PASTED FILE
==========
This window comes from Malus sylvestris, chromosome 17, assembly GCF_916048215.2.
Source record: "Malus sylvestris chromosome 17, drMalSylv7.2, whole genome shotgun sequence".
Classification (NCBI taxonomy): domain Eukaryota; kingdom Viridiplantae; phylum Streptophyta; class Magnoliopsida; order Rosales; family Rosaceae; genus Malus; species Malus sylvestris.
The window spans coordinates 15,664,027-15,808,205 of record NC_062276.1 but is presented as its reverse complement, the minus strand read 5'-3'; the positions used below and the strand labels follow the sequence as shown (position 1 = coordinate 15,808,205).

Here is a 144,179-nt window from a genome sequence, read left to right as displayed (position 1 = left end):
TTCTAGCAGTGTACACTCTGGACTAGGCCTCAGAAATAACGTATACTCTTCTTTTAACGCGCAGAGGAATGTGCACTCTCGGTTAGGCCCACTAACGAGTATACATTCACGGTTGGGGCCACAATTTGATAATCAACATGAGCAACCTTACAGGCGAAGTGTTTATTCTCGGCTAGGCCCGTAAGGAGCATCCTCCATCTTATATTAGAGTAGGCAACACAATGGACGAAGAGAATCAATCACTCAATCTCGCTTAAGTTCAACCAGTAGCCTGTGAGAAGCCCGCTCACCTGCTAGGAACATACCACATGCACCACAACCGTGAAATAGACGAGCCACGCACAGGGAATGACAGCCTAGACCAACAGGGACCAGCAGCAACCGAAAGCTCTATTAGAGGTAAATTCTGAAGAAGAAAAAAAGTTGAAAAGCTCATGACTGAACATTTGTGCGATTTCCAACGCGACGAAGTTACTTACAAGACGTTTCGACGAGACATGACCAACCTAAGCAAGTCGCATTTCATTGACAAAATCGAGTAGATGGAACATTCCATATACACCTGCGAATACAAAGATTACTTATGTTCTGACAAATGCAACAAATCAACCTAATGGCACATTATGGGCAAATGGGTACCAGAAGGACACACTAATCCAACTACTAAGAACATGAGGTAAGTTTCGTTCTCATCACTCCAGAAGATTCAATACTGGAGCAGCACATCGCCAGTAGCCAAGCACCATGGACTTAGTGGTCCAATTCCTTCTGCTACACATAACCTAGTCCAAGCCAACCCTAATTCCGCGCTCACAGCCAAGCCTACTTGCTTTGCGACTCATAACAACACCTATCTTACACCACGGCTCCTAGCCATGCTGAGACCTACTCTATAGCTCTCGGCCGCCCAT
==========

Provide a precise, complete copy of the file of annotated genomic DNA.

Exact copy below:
This window comes from Malus sylvestris, chromosome 17, assembly GCF_916048215.2.
Source record: "Malus sylvestris chromosome 17, drMalSylv7.2, whole genome shotgun sequence".
Classification (NCBI taxonomy): domain Eukaryota; kingdom Viridiplantae; phylum Streptophyta; class Magnoliopsida; order Rosales; family Rosaceae; genus Malus; species Malus sylvestris.
The window spans coordinates 15,664,027-15,808,205 of record NC_062276.1 but is presented as its reverse complement, the minus strand read 5'-3'; the positions used below and the strand labels follow the sequence as shown (position 1 = coordinate 15,808,205).

Here is a 144,179-nt window from a genome sequence, read left to right as displayed (position 1 = left end):
TTCTAGCAGTGTACACTCTGGACTAGGCCTCAGAAATAACGTATACTCTTCTTTTAACGCGCAGAGGAATGTGCACTCTCGGTTAGGCCCACTAACGAGTATACATTCACGGTTGGGGCCACAATTTGATAATCAACATGAGCAACCTTACAGGCGAAGTGTTTATTCTCGGCTAGGCCCGTAAGGAGCATCCTCCATCTTATATTAGAGTAGGCAACACAATGGACGAAGAGAATCAATCACTCAATCTCGCTTAAGTTCAACCAGTAGCCTGTGAGAAGCCCGCTCACCTGCTAGGAACATACCACATGCACCACAACCGTGAAATAGACGAGCCACGCACAGGGAATGACAGCCTAGACCAACAGGGACCAGCAGCAACCGAAAGCTCTATTAGAGGTAAATTCTGAAGAAGAAAAAAAGTTGAAAAGCTCATGACTGAACATTTGTGCGATTTCCAACGCGACGAAGTTACTTACAAGACGTTTCGACGAGACATGACCAACCTAAGCAAGTCGCATTTCATTGACAAAATCGAGTAGATGGAACATTCCATATACACCTGCGAATACAAAGATTACTTATGTTCTGACAAATGCAACAAATCAACCTAATGGCACATTATGGGCAAATGGGTACCAGAAGGACACACTAATCCAACTACTAAGAACATGAGGTAAGTTTCGTTCTCATCACTCCAGAAGATTCAATACTGGAGCAGCACATCGCCAGTAGCCAAGCACCATGGACTTAGTGGTCCAATTCCTTCTGCTACACATAACCTAGTCCAAGCCAACCCTAATTCCGCGCTCACAGCCAAGCCTACTTGCTTTGCGACTCATAACAACACCTATCTTACACCACGGCTCCTAGCCATGCTGAGACCTACTCTATAGCTCTCGGCCGCCCAT